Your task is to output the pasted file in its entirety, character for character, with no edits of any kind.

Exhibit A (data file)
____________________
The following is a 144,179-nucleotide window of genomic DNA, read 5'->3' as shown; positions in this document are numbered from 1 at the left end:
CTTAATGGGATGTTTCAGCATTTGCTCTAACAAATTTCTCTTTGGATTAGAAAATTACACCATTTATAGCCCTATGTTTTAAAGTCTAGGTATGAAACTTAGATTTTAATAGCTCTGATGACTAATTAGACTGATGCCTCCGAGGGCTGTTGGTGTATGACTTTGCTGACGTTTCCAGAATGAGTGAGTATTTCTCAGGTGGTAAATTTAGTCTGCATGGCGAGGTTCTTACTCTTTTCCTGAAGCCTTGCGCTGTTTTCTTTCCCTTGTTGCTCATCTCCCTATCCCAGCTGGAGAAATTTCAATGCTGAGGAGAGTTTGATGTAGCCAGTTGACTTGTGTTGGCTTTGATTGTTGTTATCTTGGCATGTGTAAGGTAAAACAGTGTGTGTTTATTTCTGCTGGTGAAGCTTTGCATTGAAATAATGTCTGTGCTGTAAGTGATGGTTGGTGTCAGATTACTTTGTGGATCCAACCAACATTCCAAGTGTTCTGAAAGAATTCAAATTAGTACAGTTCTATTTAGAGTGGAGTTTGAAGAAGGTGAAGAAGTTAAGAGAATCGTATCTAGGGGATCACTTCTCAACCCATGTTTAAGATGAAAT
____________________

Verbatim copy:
The following is a 144,179-nucleotide window of genomic DNA, read 5'->3' as shown; positions in this document are numbered from 1 at the left end:
CTTAATGGGATGTTTCAGCATTTGCTCTAACAAATTTCTCTTTGGATTAGAAAATTACACCATTTATAGCCCTATGTTTTAAAGTCTAGGTATGAAACTTAGATTTTAATAGCTCTGATGACTAATTAGACTGATGCCTCCGAGGGCTGTTGGTGTATGACTTTGCTGACGTTTCCAGAATGAGTGAGTATTTCTCAGGTGGTAAATTTAGTCTGCATGGCGAGGTTCTTACTCTTTTCCTGAAGCCTTGCGCTGTTTTCTTTCCCTTGTTGCTCATCTCCCTATCCCAGCTGGAGAAATTTCAATGCTGAGGAGAGTTTGATGTAGCCAGTTGACTTGTGTTGGCTTTGATTGTTGTTATCTTGGCATGTGTAAGGTAAAACAGTGTGTGTTTATTTCTGCTGGTGAAGCTTTGCATTGAAATAATGTCTGTGCTGTAAGTGATGGTTGGTGTCAGATTACTTTGTGGATCCAACCAACATTCCAAGTGTTCTGAAAGAATTCAAATTAGTACAGTTCTATTTAGAGTGGAGTTTGAAGAAGGTGAAGAAGTTAAGAGAATCGTATCTAGGGGATCACTTCTCAACCCATGTTTAAGATGAAAT